Like I do every year, I set an intention for myself. “Drishti”, “view”, or “sight” as some call it. A la Kristin Armstrong, my running-life guru, this intention-setting has proven to be an integral part of my growth and development.
When we set our sights on something, is is more than just our gaze driving us forward. It is our hearts.
This year, my word is/was “believe”, a follow-up from the previous years word of “brave”. As I look back on the year, I am taken aback by the journey I encountered. New job, coaching girls basketball, intense therapy, running almost the whole year anemic, copper-poisoning, getting engaged, weddings, etc. And before I get to my evaluation of my word “believe”, let’s review the year.
It has been a difficult year in the running sphere. Professionally and personally, this year could not have gone better. Mitch and I got closer than ever (ummm we got engaged!), I developed even deeper friendships, I have a great job, and I bought a home, a car, and a puppy. Amazing! But, like that parable of the woman with the lost coin, if one thing is lost, all we can focus on is that one coin. That has been running for me.
I couldn’t figure out why, but I had a revelation after CIM and seeing lots of people achieve their dreams. I felt this incredible sense of loss and shame, and I couldn’t figure out why. The entire year, I had berated myself for poor performance, lack of motivation, and seeing my physical body slip down into the mud. Any dream I had for running, whether it be a time, a place, or a feeling, I could feel myself loosen the grip on – not in a healthy way, where we are separated from the outcome, but in a way of defeat. It wasn’t until my birthday 10k that I realized that it isn’t me anymore, and that I needed to go see a doctor. I found out my ferritin was at an 11, and looking back at my running log, I suspect it had been there for quite some time.
But for 9 months, I had come to believe I didn’t deserve success because I had an eating disorder at one point in my life. That for making mistakes with my body and for putting my self worth in running, I didn’t deserve nice things. That I sealed my fate and I was bad and undeserving. Mentally, I gave up on my dreams and myself.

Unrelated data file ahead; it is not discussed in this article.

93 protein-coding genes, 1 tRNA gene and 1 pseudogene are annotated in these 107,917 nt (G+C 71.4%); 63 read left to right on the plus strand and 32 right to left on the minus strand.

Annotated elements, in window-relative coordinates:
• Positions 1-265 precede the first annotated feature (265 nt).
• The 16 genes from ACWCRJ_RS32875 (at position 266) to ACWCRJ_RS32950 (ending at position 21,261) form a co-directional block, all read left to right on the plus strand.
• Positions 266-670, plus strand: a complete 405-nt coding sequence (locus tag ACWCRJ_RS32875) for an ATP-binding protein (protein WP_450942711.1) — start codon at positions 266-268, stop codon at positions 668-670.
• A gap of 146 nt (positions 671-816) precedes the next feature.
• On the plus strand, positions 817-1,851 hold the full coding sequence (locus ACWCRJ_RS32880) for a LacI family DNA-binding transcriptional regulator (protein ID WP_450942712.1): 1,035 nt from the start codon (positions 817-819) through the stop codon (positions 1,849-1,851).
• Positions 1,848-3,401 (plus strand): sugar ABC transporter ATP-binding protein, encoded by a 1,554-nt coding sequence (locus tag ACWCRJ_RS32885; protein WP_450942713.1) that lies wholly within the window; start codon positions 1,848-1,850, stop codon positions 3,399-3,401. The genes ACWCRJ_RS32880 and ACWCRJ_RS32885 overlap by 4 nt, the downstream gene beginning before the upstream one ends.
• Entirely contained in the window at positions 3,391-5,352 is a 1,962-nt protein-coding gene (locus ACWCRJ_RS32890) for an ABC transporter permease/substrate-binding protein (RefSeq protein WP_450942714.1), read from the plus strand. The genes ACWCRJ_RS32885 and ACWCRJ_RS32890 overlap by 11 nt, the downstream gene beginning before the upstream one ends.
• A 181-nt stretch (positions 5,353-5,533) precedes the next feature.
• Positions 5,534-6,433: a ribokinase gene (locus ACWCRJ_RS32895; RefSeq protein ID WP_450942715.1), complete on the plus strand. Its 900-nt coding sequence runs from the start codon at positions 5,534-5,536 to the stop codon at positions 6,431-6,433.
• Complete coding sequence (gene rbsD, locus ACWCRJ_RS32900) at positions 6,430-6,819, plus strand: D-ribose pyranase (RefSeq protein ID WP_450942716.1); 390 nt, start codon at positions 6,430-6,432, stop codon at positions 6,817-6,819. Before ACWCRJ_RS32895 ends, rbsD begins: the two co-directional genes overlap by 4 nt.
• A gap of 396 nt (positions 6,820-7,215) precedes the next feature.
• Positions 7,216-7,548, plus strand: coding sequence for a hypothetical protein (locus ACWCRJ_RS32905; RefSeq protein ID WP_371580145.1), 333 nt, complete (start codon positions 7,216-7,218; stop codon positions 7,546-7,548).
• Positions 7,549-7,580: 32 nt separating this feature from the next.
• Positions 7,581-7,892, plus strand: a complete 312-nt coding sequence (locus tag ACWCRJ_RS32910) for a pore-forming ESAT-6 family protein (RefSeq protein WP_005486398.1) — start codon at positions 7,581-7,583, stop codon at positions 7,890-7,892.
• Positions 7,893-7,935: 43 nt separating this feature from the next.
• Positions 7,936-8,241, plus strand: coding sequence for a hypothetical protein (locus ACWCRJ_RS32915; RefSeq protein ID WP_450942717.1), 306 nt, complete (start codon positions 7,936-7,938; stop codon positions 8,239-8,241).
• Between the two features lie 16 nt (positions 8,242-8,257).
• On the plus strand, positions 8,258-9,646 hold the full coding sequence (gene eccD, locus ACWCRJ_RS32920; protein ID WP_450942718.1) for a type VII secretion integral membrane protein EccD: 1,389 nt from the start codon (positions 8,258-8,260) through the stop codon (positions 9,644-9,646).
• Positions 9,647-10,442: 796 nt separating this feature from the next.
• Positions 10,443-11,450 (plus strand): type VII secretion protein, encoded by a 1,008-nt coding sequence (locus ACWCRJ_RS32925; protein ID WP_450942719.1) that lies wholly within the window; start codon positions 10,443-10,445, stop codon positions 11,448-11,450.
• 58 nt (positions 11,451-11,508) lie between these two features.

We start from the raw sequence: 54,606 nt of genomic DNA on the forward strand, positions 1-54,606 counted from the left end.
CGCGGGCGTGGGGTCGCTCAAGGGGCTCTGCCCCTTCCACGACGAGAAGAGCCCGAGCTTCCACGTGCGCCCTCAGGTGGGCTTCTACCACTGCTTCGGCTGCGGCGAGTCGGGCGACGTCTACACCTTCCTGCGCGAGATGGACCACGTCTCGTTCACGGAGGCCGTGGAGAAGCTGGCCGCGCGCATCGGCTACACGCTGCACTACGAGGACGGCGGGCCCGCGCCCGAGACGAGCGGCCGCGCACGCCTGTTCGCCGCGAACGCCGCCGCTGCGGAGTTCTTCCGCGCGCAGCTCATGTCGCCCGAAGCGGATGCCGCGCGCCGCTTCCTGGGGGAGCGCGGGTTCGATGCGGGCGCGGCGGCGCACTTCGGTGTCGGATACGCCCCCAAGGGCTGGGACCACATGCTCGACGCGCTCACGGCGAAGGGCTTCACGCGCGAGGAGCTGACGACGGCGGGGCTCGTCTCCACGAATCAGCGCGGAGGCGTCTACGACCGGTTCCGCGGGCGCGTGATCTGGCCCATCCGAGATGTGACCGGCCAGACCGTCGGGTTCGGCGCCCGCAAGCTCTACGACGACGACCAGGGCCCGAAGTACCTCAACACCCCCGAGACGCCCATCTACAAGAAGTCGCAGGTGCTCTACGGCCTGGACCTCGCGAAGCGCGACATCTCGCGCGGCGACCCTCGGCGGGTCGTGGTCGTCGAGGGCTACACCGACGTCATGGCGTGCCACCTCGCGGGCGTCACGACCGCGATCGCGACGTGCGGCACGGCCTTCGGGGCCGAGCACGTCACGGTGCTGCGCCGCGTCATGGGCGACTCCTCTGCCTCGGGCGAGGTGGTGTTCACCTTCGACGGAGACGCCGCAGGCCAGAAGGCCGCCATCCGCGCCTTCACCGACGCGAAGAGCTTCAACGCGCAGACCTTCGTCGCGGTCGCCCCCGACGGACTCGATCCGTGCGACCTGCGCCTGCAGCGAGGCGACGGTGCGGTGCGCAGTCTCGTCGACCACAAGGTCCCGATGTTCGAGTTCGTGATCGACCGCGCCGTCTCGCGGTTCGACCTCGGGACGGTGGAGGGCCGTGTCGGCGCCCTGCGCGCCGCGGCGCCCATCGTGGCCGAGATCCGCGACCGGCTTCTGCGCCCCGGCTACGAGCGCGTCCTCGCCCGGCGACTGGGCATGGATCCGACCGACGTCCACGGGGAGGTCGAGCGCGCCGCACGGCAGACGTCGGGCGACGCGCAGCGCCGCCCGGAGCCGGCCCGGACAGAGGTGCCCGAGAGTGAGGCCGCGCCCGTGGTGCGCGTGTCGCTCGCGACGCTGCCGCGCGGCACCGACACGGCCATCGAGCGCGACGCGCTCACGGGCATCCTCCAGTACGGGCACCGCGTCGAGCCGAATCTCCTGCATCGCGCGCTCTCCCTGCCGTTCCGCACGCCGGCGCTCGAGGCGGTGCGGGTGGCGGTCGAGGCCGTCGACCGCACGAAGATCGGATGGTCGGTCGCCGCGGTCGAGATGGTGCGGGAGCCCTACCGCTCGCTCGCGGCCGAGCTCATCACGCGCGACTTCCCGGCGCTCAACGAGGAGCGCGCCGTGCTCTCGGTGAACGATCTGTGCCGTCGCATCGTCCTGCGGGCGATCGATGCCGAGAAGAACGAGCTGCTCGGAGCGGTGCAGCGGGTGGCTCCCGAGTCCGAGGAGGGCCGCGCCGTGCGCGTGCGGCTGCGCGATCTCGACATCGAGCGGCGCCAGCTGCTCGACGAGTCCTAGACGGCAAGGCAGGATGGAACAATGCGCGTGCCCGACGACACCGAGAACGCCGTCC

Professionally and personally, my confidence is at an all time high – how could I go into my office or life space with this giant self-esteem, and then crumble in running? It comes down to a lot of things – certain individuals shaming me, abuse from the past, and my insecurity in the running world as a newbie. But belief is developed, not inherited, and this year, professionally, personally, and now I can say, in my running, my belief in myself is at a high.
My fiance coached me through one of the physically toughest summers of my life and I found joy in workouts and training again. Despite horrible racing results, I went into each race hungry and with belief that I could do better. I don’t know how I operated as long as I did, with the physical body I had then. It must have been belief. At a time, it may not have been belief in my abilities, but it was belief that it gets better. That somewhere around the corner, there is a new day.
This year I wanted to believe in the process rather than the outcome, and I think I nailed that. Though giving up completely on my dreams is never the solution, the practice of loosening my grip on them and focusing on getting what I can get done, one day at a time, was extremely important. It wasn’t easy seeing paces for mile repeats, at a pace I used to do easy runs; but I was invested in getting better THAT day, not getting back to anything. That helped me move forward.